Ghost Hounds – Haunted Tours – Victoria, B.C.

Ghost Hounds – Haunted Tours – Victoria, B.C.: City of spirits

Victoria, B.C.: City of spirits
Posted on Saturday, July 17 @ 11:52:03 EST by ghostgeek

Haunted Tours

In most cities, it’s easy to forget that there are two populations: one living and one dead. Not so in Victoria, British Columbia.

Down at the tidy harbor on a warm August evening, there was lots of evidence of the lively side of the city. Crowds of tourists watched an acrobatic break dancer while nearby a bag-piper bleated like a wounded sheep. In the harbor itself, the final heats of the weekend’s dragon-boat races were playing out. Flowers bloomed in profusion from every patch of open ground. The living, breathing side of Victoria, the lovely provincial capital that occupies the tip of Vancouver Island, was all around me.

As dusk gathered though, so did the gloom. The Fairmont Empress Hotel — a massive brick monolith that looms over the harbor — started to look a little sinister. Across the street, I found John Adams patiently waiting for anyone who wanted to encounter Victoria’s other population, the ones whose moments in the summer sun have long since passed. Tall, bearded, and all in black from felt hat to umbrella, he was somber as a shadow. He has taken on the role as a spokesman for the city’s ghosts, and he’s down at the harbor every night during the summer, just in case anyone wants to hear what they have to say.

“I’m not sure why there are so many ghosts in Victoria, but it is the most-haunted city in British Columbia,” he said, opening another walking tour of the Old Town’s spirits. “There are several theories, but people have been buried here for at least 6,000 years, beginning with the Lekwammen people. They buried their dead right here under rock cairns or put their bodies in canoes up in trees.”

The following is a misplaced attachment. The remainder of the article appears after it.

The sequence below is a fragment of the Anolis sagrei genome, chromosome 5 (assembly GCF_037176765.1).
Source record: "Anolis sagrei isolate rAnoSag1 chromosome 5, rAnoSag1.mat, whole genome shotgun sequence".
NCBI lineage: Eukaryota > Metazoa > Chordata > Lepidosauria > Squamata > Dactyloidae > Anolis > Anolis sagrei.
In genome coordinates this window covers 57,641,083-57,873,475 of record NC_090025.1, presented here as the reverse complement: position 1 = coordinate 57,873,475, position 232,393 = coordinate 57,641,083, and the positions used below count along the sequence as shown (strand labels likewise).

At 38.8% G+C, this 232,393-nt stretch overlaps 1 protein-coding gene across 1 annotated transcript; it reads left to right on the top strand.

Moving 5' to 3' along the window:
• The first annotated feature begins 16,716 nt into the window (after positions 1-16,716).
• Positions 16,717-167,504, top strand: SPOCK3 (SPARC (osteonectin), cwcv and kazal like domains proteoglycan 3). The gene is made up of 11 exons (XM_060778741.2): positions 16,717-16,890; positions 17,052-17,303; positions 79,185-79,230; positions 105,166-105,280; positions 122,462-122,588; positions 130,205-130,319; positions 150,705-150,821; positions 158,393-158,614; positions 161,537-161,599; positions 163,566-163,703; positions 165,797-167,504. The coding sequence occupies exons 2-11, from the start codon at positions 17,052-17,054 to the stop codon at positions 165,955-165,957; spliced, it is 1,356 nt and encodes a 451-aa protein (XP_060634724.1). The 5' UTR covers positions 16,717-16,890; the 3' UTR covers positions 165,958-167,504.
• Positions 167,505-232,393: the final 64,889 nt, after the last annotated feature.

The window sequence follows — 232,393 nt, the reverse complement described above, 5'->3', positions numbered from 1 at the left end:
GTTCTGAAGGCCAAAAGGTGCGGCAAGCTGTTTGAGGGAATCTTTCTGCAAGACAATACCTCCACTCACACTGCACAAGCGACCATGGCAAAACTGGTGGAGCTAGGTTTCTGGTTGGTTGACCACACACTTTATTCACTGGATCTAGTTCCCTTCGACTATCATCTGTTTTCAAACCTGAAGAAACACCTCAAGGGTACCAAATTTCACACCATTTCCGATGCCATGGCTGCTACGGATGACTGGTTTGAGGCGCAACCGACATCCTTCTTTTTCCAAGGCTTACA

Adams explained that he is a history instructor at the University of Victoria and that he’s an avid collector of ghost stories. He takes no position on whether ghosts are real, but said many of his stories come from first-hand accounts in the present day, and that he has no doubt that his sources really experienced what they describe.

The big-headed ghost

We started the tour in front of the Fairmont Empress Hotel. “The Empress opened in 1908, and it has probably been haunted from the beginning.”

Adams said that he had worked at the Empress as a college student in the ’60s and had heard stories of ghost sightings then, but that he’d heard them more recently, too.

“About three years ago a couple celebrating their wedding anniversary were staying at the Empress. They went out to dinner and got back late. They were looking at the old photos in the lower lobby and there was no one else around for at least 10 minutes. They started up the stairway and heard footsteps — someone right behind them. They stopped at the landing, and the person behind them didn’t pass. At the second landing, they turned around to confront this person, and he suddenly vanished. They described him as a tall, thin man with a mustache in a frock coat.


“I knew right away who it was: Francis Mawson Rattenbury, the architect of the Empress and the Parliament building. He was and is the most famous architect in B.C., and he was also famous for his ego.”

Adams said that Rattenbury’s ghost has been seen in the Empress many times, and that his life had ended in scandal and tragedy. Still living in Victoria in the 1920s, Rattenbury divorced his first wife, Florrie, and married a much younger woman named Alma.

“She was thought to be a fast woman at that time,” Adams said. “She drank and smoked and some people said she did drugs. The gossip in Victoria was relentless and cruel.”

To escape their infamy, the couple moved to Bournemouth, England. Trouble was close behind.

Rattenbury took to drinking heavily and Alma fell in love with their 18-year-old chauffeur. The chauffeur (or Alma, possibly) used a wooden mallet to brain Rattenbury one night as he was sitting in front of the fireplace. The trial in England was a sensation. The chauffeur was sentenced to hang. Distraught, Alma committed suicide by stabbing herself in the heart.

“Rattenbury and Alma are buried in unmarked graves in Bournemouth,” Adams said. “But ghosts are not limited by geography. If they have a reason to be somewhere, they’ll go. Rattenbury’s ghost is frequently seen in the…